With the recent creation of a functioning democratic government in 2012, the United States of America today announced for the first time since 1991 that it is recogninzing the Government of Somalia.
In her remarks with President of Somalia Hassan Sheikh Mohamud after their meeting in Washington DC, US Secretary of State Hillary Rodham Clinton says it is a great privilege for the US to be welcoming President Hassan Sheikh and his delegation at the State Department.
“Today’s meeting has been a long time in the making. Four years ago, at the start of the Obama Administration, Somalia was, in many ways, a different country than it is today.” – Ms. Clinton
She says the people and leaders of Somalia have fought and sacrificed to bring greater stability, security, and peace to their nation.
There is still a long way to go and many challenges to confront, but the world has seen a new foundation for that better future being laid, Ms. Clinton said.
“I am delighted to announce that for the first time since 1991, the United States is recognizing the Government of Somalia.” – Ms. Clinton
Ms. Clinton narrates that when she entered the State Department in January 2009, al-Shabaab controlled most of Mogadishu and south and central Somalia. She says it looked at the time like it would even gain more territory.
The people of Somalia had already endured many years of violence and isolation, and they wanted to change that, she stressed.
The US wanted to work together, not only with the people of Somalia but with governments across the region, the international community, and other likeminded friends.
In early 2009, the final Transitional Federal Government began its work.
According to Ms. Clinton, Somali security forces, supported by the African Union Mission in Somalia, and troops from Uganda and Burundi and now Kenya and Djibouti began to drive al-Shabaab out of cities and towns.
Humanitarian aid finally began getting to the people in need, she said.
Local governments resumed their work, she added.
Commerce and travel began to pick up and now progress was halting at times, but it was unmistakable, Ms. Clinton said.
“And today, thanks to the extraordinary partnership between the leaders and people of Somalia, with international supporters, al-Shabaab has been driven from Mogadishu and every other major city in Somalia.” – Ms. Clinton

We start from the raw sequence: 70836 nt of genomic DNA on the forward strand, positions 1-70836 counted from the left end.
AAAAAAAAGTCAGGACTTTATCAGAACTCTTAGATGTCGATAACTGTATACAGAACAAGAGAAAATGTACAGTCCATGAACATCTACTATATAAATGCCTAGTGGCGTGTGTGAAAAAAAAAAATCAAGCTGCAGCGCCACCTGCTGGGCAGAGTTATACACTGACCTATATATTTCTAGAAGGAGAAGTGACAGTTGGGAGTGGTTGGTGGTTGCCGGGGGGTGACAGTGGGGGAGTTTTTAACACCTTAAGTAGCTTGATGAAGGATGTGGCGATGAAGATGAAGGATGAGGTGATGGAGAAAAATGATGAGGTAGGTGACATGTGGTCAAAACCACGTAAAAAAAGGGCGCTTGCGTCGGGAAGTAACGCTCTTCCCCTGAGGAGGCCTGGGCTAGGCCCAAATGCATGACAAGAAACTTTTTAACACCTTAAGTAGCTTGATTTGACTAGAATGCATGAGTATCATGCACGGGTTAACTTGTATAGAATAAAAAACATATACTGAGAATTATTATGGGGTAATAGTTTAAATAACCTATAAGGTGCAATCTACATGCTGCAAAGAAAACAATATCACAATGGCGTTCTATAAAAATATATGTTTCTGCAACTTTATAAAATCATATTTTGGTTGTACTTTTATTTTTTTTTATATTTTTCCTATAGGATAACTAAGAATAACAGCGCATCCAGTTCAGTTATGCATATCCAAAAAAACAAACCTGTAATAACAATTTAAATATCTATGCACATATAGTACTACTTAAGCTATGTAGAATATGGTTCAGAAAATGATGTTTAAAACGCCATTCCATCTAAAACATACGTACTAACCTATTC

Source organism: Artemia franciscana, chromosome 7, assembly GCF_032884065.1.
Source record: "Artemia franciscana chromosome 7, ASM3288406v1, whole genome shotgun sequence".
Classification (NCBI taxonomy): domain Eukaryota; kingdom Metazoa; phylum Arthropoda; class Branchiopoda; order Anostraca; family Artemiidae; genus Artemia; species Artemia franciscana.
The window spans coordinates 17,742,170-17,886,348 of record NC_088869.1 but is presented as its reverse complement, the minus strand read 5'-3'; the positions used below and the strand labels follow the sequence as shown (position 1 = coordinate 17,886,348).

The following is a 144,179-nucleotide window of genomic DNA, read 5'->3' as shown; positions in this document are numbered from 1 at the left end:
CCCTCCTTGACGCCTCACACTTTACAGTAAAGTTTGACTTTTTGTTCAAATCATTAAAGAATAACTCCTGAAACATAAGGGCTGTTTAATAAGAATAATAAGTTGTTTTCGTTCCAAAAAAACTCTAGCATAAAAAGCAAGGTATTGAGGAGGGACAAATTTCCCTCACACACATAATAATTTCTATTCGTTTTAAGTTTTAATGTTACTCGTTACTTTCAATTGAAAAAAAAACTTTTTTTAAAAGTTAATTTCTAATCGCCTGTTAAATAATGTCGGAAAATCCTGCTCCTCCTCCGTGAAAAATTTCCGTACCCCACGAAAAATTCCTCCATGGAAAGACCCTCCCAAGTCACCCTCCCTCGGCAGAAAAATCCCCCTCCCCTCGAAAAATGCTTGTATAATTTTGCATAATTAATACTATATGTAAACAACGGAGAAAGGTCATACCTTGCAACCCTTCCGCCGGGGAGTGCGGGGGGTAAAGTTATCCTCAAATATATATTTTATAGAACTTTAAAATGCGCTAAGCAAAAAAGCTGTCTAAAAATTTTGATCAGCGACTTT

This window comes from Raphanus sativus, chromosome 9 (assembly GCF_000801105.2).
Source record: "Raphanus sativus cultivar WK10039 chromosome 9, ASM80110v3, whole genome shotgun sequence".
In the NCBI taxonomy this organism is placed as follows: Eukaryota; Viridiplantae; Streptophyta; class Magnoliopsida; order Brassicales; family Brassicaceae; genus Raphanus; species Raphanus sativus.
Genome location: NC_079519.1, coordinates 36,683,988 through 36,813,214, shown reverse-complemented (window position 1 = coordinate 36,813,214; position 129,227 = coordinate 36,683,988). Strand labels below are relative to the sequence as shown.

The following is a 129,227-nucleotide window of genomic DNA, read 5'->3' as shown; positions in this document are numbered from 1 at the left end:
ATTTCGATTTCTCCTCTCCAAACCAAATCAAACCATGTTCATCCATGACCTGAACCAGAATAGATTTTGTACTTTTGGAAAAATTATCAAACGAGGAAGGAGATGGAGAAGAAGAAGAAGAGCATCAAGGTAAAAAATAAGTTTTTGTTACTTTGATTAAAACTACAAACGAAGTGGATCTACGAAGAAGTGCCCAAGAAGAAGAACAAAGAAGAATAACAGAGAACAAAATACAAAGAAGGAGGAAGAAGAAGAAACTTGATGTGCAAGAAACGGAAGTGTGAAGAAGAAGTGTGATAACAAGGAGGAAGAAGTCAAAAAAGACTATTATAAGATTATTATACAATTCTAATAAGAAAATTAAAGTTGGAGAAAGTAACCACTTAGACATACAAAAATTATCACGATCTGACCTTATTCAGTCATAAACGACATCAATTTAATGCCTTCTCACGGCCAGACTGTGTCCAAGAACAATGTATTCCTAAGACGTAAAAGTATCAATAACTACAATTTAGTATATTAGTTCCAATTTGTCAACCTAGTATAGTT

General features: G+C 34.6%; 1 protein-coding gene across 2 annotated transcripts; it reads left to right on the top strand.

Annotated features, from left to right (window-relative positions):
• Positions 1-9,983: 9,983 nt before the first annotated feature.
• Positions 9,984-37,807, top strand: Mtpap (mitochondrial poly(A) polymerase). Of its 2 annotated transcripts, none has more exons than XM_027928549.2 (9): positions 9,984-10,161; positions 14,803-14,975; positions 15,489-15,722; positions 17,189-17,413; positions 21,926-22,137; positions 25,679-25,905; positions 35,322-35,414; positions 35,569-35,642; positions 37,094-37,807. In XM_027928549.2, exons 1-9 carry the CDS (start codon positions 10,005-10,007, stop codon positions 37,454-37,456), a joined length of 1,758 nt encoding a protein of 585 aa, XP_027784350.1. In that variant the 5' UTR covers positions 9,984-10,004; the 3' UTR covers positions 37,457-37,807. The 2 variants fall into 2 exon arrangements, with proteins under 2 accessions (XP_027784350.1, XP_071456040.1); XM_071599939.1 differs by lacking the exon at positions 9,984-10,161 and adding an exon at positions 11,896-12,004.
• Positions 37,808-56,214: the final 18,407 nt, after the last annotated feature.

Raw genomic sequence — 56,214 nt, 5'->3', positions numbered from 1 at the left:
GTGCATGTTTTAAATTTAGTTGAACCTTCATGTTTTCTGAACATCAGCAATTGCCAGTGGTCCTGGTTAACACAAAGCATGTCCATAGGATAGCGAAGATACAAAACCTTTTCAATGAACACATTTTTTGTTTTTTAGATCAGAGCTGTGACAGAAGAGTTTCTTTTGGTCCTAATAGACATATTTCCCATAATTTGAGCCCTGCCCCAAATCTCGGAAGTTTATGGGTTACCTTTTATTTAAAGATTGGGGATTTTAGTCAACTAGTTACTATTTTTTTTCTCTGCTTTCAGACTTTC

She says while this fight was going on, at the same time, Somalia’s leaders worked to create a functioning democratic government.
However, Ms. Clinton says now that process, too, was quite challenging.
She explains that for today, for the first time in two decades, this country has a representative government with a new president, a new parliament, a new prime minister, and a new constitution.
She adds that Somalia’s leaders are well aware of the work that lies ahead of them, and that it will be hard work.
But they have entered into this important mission with a level of commitment that we find admirable, she pointed out.
So Somalia has the chance to write a new chapter, she said.
According to Ms. Clinton, when Assistant Secretary Carson visited Mogadishu in June, the first U.S. Assistant Secretary to do so in more than 20 years, and when Under Secretary Sherman visited a few months ago, they discovered a new sense of optimism and opportunity.
“Now we want to translate that into lasting progress.” – Ms. Clinton
Somalia’s transformation was achieved first and foremost by the people and leaders of Somalia, backed by strong, African-led support, she highlighted.
The US also thanks the African Union, which deserves a great deal of credit for Somalia’s success.
She notes that the United States was proud to support this effort.
The US provided more than $650 million in assistance to the African Union Mission in Somalia, more than 130 million to Somalia’s security forces.
In the past two years, the US have given nearly $360 million in emergency humanitarian assistance and more than $45 million in development-related assistance to help rebuild Somalia’s economy. And we have provided more than $200 million throughout the Horn of Africa for Somali refugee assistance.
“We’ve also concentrated a lot of our diplomacy on supporting democratic progress.” – Ms. Clinton
She says this has been a personal priority for Ms. Clinton during her time as Secretary where she is very pleased that in her last weeks in the US State Department, the US is taking this historic step of recognizing the government.
The US and Somalia will continue to work closely, and she had dsicussed with PRESIDENT HASSAN SHEIKH in detail some of the work that lies ahead and what the government and people of Somalia are asking of the United States now.